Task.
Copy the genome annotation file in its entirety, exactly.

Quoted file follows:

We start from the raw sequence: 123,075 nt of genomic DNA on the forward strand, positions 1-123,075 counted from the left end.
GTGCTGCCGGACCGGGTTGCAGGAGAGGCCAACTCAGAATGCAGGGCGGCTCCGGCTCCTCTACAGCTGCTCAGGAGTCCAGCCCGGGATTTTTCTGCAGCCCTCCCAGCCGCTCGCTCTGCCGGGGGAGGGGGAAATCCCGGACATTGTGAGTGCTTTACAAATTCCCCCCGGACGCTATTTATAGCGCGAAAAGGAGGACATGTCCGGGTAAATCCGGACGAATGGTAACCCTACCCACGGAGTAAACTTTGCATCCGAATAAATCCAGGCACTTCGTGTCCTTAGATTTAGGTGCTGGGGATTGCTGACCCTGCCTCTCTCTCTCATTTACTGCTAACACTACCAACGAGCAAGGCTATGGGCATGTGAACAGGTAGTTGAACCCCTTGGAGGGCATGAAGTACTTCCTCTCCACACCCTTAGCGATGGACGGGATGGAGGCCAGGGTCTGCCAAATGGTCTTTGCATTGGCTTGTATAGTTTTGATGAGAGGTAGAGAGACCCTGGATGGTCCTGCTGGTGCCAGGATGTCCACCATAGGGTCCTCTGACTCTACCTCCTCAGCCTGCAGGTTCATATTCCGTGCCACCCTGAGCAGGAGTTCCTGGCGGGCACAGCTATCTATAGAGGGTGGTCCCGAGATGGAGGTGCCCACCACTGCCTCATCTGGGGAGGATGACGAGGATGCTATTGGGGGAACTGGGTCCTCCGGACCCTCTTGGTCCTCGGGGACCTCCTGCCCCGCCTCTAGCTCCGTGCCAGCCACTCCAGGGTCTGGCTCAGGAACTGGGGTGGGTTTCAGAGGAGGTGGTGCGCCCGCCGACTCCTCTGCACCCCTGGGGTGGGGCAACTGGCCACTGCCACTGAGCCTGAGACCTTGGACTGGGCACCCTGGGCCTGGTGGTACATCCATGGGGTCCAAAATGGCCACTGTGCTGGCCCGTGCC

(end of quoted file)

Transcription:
We start from the raw sequence: 123,075 nt of genomic DNA on the forward strand, positions 1-123,075 counted from the left end.
GTGCTGCCGGACCGGGTTGCAGGAGAGGCCAACTCAGAATGCAGGGCGGCTCCGGCTCCTCTACAGCTGCTCAGGAGTCCAGCCCGGGATTTTTCTGCAGCCCTCCCAGCCGCTCGCTCTGCCGGGGGAGGGGGAAATCCCGGACATTGTGAGTGCTTTACAAATTCCCCCCGGACGCTATTTATAGCGCGAAAAGGAGGACATGTCCGGGTAAATCCGGACGAATGGTAACCCTACCCACGGAGTAAACTTTGCATCCGAATAAATCCAGGCACTTCGTGTCCTTAGATTTAGGTGCTGGGGATTGCTGACCCTGCCTCTCTCTCTCATTTACTGCTAACACTACCAACGAGCAAGGCTATGGGCATGTGAACAGGTAGTTGAACCCCTTGGAGGGCATGAAGTACTTCCTCTCCACACCCTTAGCGATGGACGGGATGGAGGCCAGGGTCTGCCAAATGGTCTTTGCATTGGCTTGTATAGTTTTGATGAGAGGTAGAGAGACCCTGGATGGTCCTGCTGGTGCCAGGATGTCCACCATAGGGTCCTCTGACTCTACCTCCTCAGCCTGCAGGTTCATATTCCGTGCCACCCTGAGCAGGAGTTCCTGGCGGGCACAGCTATCTATAGAGGGTGGTCCCGAGATGGAGGTGCCCACCACTGCCTCATCTGGGGAGGATGACGAGGATGCTATTGGGGGAACTGGGTCCTCCGGACCCTCTTGGTCCTCGGGGACCTCCTGCCCCGCCTCTAGCTCCGTGCCAGCCACTCCAGGGTCTGGCTCAGGAACTGGGGTGGGTTTCAGAGGAGGTGGTGCGCCCGCCGACTCCTCTGCACCCCTGGGGTGGGGCAACTGGCCACTGCCACTGAGCCTGAGACCTTGGACTGGGCACCCTGGGCCTGGTGGTACATCCATGGGGTCCAAAATGGCCACTGTGCTGGCCCGTGCC